Perspectives on the British Detainees
By: Stratfor.comMarch 30, 2007
The British Foreign Office on Wednesday balked at a letter ostensibly written by the only female among the 15 British military personnel being held by Iran. Foreign Secretary Margaret Beckett called the release of the letter, which clearly had been dictated by the Iranians, "completely unacceptable." London obviously does not appreciate having its citizens being used for propaganda purposes.

It is essential to put the detainee situation into perspective. The deepening standoff over the detainees-like most things Iranian these days-boils down to the status of U.S.-Iranian talks over Iraq. Tehran was feeling pretty confident that it had the United States cornered after the U.S. congressional elections in November, but the tide turned as Washington worked with its allies to level the playing field. The recent assassination of a key Iranian nuclear scientist by Mossad, the defection of a high-ranking former Iranian defense official and the detention of five Iranian citizens-including members of the Islamic Revolutionary Guards Corps (IRGC) and Quds Force-by U.S. forces in Arbil have unnerved Iran. And IRGC members and other officials within the government have not attempted to hide their outrage at the top leadership over these incidents.

Moreover, Tehran has watched unhappily as the United States has wrested the nuclear card from its diplomatic hand. The Iranians have been careful to paint their nuclear program as just threatening enough to be useful as leverage in their talks over Iraq, but not threatening enough to spur a devastating strike by the Israelis. By tying the nuclear issue to Iraq, Iran had a relatively solid negotiating tactic with which to challenge Washington. Recently, however, the United States trumped that card-agreeing to hold direct public talks over Iraq while keeping the nuclear issue firmly in the hands of the U.N. Security Council, where Washington persuaded members to pass a new set of sanctions targeting the finances of top IRGC officials. Additionally, the United States pulled Russia into its corner on the U.N. resolution, albeit temporarily-a situation that manifested in a Russo-Iranian spat over the future of the Bushehr reactor.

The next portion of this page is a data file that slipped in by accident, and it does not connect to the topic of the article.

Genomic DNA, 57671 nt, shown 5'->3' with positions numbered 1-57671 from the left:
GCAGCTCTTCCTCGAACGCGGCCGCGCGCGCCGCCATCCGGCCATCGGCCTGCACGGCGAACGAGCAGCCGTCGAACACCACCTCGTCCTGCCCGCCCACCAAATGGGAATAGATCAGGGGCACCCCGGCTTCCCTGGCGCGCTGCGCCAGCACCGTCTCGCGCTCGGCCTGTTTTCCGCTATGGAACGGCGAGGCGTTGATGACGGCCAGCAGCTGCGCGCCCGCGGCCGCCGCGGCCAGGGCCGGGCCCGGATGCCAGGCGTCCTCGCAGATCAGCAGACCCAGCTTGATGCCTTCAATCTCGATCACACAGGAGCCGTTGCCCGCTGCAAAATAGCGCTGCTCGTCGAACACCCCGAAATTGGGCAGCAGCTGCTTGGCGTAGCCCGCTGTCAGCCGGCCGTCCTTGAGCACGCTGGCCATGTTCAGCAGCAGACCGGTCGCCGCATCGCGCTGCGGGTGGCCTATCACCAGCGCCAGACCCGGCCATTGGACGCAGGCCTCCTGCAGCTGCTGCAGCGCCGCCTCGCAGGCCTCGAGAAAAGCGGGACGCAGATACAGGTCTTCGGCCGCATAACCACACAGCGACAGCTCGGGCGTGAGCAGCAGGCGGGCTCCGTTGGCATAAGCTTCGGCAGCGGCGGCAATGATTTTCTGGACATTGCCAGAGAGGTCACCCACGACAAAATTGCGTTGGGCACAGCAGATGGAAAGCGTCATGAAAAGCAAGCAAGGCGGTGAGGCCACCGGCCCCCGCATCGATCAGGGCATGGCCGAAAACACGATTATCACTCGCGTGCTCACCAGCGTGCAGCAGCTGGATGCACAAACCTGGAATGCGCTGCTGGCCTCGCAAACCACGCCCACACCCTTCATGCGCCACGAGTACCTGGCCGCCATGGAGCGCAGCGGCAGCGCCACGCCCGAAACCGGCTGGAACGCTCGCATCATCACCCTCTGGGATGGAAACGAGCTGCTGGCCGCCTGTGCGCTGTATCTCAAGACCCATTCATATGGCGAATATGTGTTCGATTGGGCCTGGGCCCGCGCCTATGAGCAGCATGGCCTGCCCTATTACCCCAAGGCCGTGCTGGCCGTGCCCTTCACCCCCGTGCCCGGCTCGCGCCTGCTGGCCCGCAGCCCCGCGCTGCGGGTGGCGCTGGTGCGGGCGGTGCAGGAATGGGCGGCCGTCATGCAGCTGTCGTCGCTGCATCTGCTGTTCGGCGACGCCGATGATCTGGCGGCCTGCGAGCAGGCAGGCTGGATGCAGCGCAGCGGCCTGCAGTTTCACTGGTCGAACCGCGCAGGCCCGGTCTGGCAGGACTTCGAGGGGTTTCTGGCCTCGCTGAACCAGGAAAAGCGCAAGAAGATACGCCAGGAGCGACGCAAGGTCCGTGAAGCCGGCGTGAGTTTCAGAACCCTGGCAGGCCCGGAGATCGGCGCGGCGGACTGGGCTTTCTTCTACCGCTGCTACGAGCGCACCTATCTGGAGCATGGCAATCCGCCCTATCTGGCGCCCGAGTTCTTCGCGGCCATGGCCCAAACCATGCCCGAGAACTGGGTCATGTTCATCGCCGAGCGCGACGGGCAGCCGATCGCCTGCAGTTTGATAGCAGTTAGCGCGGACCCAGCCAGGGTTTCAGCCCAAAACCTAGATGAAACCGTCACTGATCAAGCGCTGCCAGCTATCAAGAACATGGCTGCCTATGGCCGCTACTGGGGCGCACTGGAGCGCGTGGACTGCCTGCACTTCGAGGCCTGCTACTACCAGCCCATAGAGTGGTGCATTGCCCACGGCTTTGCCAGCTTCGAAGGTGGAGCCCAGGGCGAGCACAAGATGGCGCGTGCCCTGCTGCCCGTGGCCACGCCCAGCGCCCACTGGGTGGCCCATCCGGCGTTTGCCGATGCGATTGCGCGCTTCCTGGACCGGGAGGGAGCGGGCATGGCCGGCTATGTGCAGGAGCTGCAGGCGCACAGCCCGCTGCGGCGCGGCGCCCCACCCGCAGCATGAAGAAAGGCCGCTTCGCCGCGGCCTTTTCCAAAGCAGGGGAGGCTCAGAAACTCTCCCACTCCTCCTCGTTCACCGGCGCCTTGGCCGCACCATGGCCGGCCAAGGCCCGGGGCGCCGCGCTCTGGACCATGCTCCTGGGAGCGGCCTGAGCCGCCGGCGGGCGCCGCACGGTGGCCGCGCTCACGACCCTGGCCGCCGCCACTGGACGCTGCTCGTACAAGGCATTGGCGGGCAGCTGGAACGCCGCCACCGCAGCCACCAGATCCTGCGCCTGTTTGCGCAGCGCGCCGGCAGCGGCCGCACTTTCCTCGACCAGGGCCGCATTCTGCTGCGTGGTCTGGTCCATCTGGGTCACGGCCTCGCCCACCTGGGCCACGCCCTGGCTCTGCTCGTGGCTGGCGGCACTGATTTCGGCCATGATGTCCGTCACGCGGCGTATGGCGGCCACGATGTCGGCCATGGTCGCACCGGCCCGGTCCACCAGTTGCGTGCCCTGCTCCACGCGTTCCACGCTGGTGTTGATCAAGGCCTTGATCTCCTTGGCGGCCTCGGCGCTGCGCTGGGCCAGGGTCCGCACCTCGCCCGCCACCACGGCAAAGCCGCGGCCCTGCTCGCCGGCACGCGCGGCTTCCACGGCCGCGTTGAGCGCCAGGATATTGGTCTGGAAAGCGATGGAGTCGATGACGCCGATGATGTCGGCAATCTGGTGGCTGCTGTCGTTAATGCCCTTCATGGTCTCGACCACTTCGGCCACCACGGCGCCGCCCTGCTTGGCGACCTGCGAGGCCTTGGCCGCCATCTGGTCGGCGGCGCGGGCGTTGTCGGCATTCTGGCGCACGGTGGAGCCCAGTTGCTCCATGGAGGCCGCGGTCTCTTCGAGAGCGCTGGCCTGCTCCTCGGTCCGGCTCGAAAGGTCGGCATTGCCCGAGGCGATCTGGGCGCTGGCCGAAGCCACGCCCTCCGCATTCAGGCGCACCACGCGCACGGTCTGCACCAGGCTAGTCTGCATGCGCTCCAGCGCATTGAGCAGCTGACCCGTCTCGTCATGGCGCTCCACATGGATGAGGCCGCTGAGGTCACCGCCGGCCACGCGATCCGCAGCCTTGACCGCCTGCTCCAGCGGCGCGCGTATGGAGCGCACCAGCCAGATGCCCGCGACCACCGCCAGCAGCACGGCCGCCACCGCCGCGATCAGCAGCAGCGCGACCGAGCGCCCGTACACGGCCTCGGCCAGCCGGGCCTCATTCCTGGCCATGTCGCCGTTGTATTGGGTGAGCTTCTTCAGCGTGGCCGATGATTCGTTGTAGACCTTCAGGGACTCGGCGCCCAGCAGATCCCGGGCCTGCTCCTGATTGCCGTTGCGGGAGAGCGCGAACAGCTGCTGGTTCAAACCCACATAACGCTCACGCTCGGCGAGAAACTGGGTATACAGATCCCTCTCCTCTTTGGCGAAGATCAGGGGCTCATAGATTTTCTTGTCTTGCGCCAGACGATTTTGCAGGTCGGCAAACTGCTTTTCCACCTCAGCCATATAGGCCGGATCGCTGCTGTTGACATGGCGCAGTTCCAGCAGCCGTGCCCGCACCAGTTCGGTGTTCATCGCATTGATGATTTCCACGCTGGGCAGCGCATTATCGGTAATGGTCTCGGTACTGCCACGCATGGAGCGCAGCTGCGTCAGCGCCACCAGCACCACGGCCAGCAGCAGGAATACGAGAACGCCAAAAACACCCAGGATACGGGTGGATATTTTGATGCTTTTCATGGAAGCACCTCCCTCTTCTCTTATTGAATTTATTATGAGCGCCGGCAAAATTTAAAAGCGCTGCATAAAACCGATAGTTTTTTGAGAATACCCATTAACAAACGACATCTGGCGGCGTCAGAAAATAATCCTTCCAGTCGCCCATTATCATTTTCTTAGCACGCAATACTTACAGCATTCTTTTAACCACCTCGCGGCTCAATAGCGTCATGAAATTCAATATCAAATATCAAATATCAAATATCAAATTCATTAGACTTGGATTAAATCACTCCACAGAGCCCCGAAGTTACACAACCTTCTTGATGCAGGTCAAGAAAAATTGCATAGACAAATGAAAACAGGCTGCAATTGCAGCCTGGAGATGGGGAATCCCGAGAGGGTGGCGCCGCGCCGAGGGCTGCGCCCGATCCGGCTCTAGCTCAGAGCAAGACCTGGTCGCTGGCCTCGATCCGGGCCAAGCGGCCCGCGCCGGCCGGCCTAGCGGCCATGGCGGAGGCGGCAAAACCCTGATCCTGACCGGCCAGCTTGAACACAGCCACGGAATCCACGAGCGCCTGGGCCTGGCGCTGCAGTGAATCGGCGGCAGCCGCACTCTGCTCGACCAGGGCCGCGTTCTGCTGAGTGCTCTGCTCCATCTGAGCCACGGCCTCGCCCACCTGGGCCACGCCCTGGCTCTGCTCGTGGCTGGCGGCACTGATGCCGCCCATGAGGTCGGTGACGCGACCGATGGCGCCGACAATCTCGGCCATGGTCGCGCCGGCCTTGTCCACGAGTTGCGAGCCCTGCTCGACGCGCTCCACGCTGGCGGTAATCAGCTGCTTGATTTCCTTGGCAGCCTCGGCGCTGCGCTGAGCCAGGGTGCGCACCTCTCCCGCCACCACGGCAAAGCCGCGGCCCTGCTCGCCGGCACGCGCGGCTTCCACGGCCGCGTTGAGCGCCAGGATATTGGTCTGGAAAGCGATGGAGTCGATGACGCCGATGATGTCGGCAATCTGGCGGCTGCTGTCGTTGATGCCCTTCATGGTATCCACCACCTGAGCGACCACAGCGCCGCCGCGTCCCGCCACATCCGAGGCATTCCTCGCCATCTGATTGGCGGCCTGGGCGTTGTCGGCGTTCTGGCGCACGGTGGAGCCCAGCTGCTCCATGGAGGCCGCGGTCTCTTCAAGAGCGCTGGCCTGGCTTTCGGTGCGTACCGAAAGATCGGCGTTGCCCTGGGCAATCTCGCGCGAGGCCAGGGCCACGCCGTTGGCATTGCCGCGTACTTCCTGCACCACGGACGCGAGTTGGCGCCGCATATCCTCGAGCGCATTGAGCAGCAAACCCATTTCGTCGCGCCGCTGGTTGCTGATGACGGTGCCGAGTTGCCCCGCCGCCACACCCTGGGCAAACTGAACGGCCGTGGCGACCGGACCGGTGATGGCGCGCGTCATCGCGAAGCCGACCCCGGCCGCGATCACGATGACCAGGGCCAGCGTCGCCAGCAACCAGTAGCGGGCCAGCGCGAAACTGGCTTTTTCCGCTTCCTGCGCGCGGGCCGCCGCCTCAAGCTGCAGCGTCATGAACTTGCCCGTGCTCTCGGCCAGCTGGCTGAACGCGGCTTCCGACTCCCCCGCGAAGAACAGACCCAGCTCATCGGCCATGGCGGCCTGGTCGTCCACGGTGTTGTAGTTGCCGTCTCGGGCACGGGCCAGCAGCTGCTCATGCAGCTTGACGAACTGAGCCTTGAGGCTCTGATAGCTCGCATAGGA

Since then, Iran has been seeking a new card to play, and the British servicemen and marines were an easy target.

Significantly, in seizing the British personnel, Iran incurred a political risk, not a military one. The Iranians are not looking to hold the detainees long enough to invite military intervention or a search-and-rescue operation on Iranian soil. The seizure was a daring move, but the leadership in Tehran is well aware that provoking an even larger escalation would backfire in the negotiations over Iraq.

The Iranians likely intend to drag this crisis out for as long as they can-using the TV footage of the detainees for domestic purposes and demonstrating to the international community that Iran can play dirty in order to get what it wants out of the negotiations over Iraq and its nuclear program. At the same time, Tehran will be extremely careful to show that the Britons are not in danger and are being treated well-thus steering toward a diplomatic resolution to the situation and leaving itself the option of releasing the detainees without appearing to cave to external pressure.